The irony is that the incompatibility of East and West is one of the premises behind Goldoni's comedy. The plot concerns the efforts of a Turkish businessman, the impresario of the title, to assemble an opera company in Venice to entertain the Europeans in his home-town.
The theatrical world he has entered is one where every greeting proclaims duty and humility ('Servo', 'Servitor', 'A votre service', 'Your most unspeakably devoted', 'I am your most obedient'); but the courtesy disguises a greedy egotism and trivial viciousness. Accustomed as he is to the comparatively straightforward ethics of business, the impresario is soon overwhelmed by the purring and clawing of the singers, as they fight for top billing.
Within the play, the result is disastrous; in real life, though, Ibelhauptite's dark reading is a minor triumph (and bodes well for her forthcoming production of Goldoni's Mirandolina at the Lyric Hammersmith). There are plenty of easy laughs going here, but except for Dexter Fletcher's preening, would- be gallant castrato, the cast plays against the grain of the humour. There's an uncomfortable edge of suppressed violence in, particularly, John Michie's professedly reasonable fixer and Suzanna Hamilton's ageing, peremptory prima donna that keeps the tension, and hence the laughs, going.
The chemistry of Cambridge Theatre Company's production of Uncle Silas, at the Lyric Hammersmith, is the reverse. Mike Alfreds' adaptation of Sheridan Le Fanu's classic chiller could be indigestibly gloomy and menacing if it weren't for a streak of grotesque humour - mostly supplied by Sam Cox's malevolent French governess, a captivating mixture of the infantile and the murderous who takes her charge to play in old graveyards ('I am Madame La Morgue - I will present you my friend, Monsieur Le Cadavre and Mademoiselle Squelette'), and shifts from torture to petting without turning a hair.
The acting is so consistently good here, the doubling of roles done so effortlessly, that you almost don't notice how good Anne Marie Duff is as the persecuted young Maud. It's impressive enough that she sustains the entire narrative; but what really marks out her performance is the shrewd shift, in the later stages, from a Victorian ideal of girlish innocence to cynicism and self-possession. The change captures superbly the logic of Alfreds' production, in which the thing that's dramatised most clearly is the inadequacy of innocence - easily faked and, when genuine, not far removed from ignorance.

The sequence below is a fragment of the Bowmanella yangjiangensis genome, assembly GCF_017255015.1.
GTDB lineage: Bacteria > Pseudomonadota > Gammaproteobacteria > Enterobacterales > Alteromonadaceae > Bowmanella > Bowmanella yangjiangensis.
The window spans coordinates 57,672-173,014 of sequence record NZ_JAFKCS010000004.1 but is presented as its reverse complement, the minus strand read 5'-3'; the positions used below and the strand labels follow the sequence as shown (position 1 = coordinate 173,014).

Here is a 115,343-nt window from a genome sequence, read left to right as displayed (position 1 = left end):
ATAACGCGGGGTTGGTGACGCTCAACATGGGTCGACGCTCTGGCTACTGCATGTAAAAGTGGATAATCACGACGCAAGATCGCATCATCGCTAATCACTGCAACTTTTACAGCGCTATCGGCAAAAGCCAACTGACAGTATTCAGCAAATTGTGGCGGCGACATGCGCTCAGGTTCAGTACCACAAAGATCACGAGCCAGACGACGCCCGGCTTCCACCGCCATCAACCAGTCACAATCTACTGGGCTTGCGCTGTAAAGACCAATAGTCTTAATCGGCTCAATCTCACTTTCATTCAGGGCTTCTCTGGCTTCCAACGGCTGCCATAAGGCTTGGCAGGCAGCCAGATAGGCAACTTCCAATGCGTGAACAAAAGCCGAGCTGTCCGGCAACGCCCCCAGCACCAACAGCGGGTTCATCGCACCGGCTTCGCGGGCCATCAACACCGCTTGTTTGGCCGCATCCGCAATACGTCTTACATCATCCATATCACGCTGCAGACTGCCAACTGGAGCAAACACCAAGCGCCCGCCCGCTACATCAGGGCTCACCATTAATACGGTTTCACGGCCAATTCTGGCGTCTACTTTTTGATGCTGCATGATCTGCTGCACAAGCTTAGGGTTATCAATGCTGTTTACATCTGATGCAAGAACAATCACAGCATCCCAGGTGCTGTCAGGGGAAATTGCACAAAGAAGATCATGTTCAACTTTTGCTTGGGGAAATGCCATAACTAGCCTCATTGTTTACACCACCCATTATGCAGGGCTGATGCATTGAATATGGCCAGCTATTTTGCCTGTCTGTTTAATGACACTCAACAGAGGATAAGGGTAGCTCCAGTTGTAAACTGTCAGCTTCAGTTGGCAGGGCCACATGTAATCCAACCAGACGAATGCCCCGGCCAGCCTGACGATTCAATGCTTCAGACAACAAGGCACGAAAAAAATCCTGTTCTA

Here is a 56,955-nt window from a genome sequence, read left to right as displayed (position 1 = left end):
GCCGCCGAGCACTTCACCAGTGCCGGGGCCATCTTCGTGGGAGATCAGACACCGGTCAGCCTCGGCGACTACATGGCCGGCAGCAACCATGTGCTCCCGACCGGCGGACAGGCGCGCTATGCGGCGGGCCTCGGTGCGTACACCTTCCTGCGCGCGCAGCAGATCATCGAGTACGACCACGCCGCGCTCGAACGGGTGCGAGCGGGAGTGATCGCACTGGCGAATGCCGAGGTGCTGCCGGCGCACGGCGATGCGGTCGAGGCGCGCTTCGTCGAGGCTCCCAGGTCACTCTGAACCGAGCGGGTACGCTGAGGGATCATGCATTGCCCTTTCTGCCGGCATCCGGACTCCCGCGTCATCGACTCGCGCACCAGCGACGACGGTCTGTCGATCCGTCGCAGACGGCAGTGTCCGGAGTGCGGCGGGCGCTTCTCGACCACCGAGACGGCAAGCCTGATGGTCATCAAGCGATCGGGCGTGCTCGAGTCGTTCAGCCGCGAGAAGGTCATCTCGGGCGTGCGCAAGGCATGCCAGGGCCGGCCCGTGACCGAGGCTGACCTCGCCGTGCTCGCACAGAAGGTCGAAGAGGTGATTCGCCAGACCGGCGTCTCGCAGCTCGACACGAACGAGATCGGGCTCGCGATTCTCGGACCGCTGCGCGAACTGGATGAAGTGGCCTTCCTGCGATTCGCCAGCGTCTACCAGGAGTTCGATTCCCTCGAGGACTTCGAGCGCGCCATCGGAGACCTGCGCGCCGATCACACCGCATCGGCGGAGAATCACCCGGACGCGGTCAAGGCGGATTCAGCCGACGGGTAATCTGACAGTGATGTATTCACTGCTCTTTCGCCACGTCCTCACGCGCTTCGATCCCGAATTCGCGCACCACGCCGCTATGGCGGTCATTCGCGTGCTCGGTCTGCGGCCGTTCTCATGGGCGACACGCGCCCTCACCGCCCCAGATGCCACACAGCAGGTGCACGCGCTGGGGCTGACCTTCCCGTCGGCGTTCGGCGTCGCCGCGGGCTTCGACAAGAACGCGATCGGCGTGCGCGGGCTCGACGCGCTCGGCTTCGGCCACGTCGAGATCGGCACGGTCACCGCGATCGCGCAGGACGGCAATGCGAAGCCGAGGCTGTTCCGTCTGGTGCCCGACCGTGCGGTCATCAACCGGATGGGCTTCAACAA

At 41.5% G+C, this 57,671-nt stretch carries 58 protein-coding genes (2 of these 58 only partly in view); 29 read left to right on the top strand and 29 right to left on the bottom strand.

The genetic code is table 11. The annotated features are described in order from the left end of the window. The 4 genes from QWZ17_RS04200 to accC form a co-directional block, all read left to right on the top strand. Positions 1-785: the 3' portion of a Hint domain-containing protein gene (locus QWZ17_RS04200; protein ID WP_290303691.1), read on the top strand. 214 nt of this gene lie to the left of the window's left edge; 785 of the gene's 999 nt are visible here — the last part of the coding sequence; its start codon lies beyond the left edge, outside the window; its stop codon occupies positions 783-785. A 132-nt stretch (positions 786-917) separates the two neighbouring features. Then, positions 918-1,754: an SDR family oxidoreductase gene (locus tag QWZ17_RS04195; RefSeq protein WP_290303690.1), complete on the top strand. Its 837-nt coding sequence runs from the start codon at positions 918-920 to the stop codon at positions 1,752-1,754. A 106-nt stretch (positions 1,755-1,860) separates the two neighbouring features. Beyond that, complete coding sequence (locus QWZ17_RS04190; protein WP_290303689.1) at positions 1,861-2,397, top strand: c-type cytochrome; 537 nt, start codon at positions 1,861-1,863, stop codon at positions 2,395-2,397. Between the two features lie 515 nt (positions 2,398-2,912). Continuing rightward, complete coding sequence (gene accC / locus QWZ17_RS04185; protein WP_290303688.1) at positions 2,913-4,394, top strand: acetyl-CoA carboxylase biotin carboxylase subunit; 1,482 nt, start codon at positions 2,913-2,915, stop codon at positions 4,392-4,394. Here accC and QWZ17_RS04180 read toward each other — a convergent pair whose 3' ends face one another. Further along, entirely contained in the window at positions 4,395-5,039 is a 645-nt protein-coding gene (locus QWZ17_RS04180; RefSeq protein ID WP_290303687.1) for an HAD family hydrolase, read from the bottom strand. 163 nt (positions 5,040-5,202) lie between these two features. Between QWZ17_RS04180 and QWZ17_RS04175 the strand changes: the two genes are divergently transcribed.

The virtues of this production are hard to enumerate - not a problem with Patrick Garland's Chichester production of Pygmalion. This has precisely two virtues, which are: 1) Peter Bowles, and 2) Freddie Jones. As Higgins, Bowles projects exactly the right sense of eccentricity self- consciously on display, scoring off people and enjoying their shock; and he does this with a casual naturalism that isn't easily achieved in Chichester's awkward acoustic. By contrast, Jones is a low-key Alfred Doolittle - not the comic turn you might expect, but instead giving the play its moral heart with his complaints against middle-class morality (especially topical in the week that the Prime Minister launched his attack on beggars).
Against these advantages, you have to balance Fiona Fullerton's thoroughly vacuous Eliza. 'I can't turn on your soul,' Higgins tells her, and neither could Garland. Still, I had a nice day out.
'The Impresario from Smyrna' continues to 18 June, Old Red Lion, St John's St, London EC1 (071-837 7816). 'Uncle Silas', to 11 June, Lyric Hammersmith, London W6 (081-741 2311). 'Pygmalion', to 14 July, Chichester Festival Theatre, West Sussex (0243 781312)Reuse content